Cadet Nurse Corps

When studying the past, it is tempting to see history as shaped by the very large things that happen, such as natural disasters or pandemic illnesses, economic collapse, and war. It is often too easy to overlook the smaller things that were also part of a very large thing and which may have had a great impact on individual lives over time.

By anyone’s reckoning, the early to mid-twentieth century was marked with a series of momentous happenings: World War I and a world-wide influenza pandemic, followed by the Great Depression and World War II. Those who lived through these times are honored as The Greatest Generation. My parents were a part of that generation. Dad was a medic in the United States Army during the War, later transferring service and retiring from the U.S. Air Force, and my mother was a member of the Cadet Nurse Corps.

The Cadet Nurse Corps was established by Congress in June 1943 and became law with President Franklin Roosevelt’s signature on July 1 of that year. At the time, there was a serious shortage of Registered Nurses in the United States due to the War. The government hoped to increase the number of nurses working in civilian and federal hospitals and therefore created a program to assist them: the Cadet Nurse Corps. All nursing students in the Corps received free tuition, books, uniforms (more about the uniforms later) and a small stipend. As my late mother, Betty L. Taylor, R.N., recalled, to be accepted to the program, a girl had to have graduated from high school with a B+ average, be of “good character,” and be willing to work as a nurse until the end of the war. (Women from 17 to 35 who met these criteria were eligible.) Additionally, nursing schools accepting the Cadet Nurses had to be accredited by the American College of Surgeons and agree to provide housing and health services for their students as well as a good grounding in pediatrics, obstetrics, medicine and surgery. My mother, chose to attend nursing school at what was then Jewish Hospital in St. Louis, Missouri.

The Corps was the first integrated uniformed service corps in the nation. Nursing schools in the Cadet Nurse Program could not, by law, discriminate on the basis of race, color or creed. Which, I suppose, is how Mom, born and raised a Methodist in a German-American community in Southern Illinois, was accepted into a Jewish hospital school of nursing. Actually, there was only one Jewish graduate in mom’s 1947 graduating class: Fanny Rothberg. My mother’s roommate and best friend was Jenny Kelly, a red-haired Irish-Catholic.

What was traditionally a 36 month program was condensed to 30 months to get these new nurses ready to work in hospitals around the country. And they were truly ready. When they weren’t in the classroom, the students at Jewish Hospital also worked as nurses on the floor. There were so few RNs available in St. Louis during the War that at night Jewish Hospital had only a single Registered Nurse for the entire large, inner-city hospital. The students did everything. When they graduated, they had already had three years’ experience in bed-side nursing, surgical assist and other duties and were ready for the many jobs awaiting them. In fact by 1945, Cadet Nurse Corps graduates were providing 80% of the nursing care in U.S. hospitals.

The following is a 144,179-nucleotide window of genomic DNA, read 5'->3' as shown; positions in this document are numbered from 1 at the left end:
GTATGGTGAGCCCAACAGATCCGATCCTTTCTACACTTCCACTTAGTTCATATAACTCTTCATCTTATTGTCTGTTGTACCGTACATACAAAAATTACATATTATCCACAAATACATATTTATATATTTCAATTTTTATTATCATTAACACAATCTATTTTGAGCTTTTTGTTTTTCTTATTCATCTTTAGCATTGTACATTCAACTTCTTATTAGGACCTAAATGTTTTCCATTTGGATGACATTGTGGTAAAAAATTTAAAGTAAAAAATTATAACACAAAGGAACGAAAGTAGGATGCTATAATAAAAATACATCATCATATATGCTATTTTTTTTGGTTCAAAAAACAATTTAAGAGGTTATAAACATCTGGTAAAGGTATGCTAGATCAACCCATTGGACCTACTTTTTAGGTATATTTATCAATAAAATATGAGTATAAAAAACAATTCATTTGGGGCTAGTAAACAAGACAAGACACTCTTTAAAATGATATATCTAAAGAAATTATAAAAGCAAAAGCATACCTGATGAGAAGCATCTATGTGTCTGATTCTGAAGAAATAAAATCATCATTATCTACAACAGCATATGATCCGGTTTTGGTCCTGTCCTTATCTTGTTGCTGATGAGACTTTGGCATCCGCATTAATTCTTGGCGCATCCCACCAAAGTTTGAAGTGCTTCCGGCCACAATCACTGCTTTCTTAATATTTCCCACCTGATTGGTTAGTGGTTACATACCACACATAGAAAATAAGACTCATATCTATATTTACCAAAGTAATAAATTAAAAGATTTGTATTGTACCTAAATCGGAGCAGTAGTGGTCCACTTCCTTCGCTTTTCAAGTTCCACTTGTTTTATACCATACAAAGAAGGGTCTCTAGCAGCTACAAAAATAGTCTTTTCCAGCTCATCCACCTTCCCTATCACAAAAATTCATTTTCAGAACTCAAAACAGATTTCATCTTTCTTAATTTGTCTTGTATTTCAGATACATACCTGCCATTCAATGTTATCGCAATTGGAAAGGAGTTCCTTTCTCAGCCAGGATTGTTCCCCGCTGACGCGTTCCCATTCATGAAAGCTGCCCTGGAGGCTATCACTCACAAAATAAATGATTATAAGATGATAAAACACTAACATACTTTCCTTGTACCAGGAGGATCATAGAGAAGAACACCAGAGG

As I mentioned earlier, the government provided the students with uniforms. When on duty, the students at Jewish hospital had blue and white striped uniform dresses with the US Public Health Service logo on the sleeve. For practicality, these dresses were covered with a heavily starched white apron. In fact the aprons were so heavily starched that late one night while on duty by herself, Mom kept hearing someone following her down the ward’s hall. Turns out, it was her apron snapping against her legs! When off duty, the Cadets wore a military-style grey uniform including white blouse, summer and winter suits, overcoat, raincoat, hat and handbag. All were decorated with the insignia of the Public Health Service.

The story of the Cadet Nurse Corps is, as you might expect, dear to my heart because my mother was a Cadet Nurse. Some of you may have known her. In fact, if you were born in Coffee County between 1964 and 1990, it is likely that she administered at least some of your childhood vaccinations. Or gave you eye tests or hearing tests. Or weighed and measured you to see if you were growing well. She was a Public Health Nurse in Coffee County during that time and truly loved her work. I am proud to say that an entire generation of children in our county did not contract polio or many of other communicable diseases because of the work of my mother and her colleagues.

During a time when our nation was fighting a war on two fronts, “Rosie the Riveters” were turning out ships and airplanes at an astonishing rate, and everyone was enduring rationing, scrap drives and shortages, a group of young women were quietly studying and learning how to care for the sick and injured. A monument in their honor in Eisenhower Memorial Plaza, East Meadow, New York says it best: “They saved lives at home, so others could save lives abroad.”

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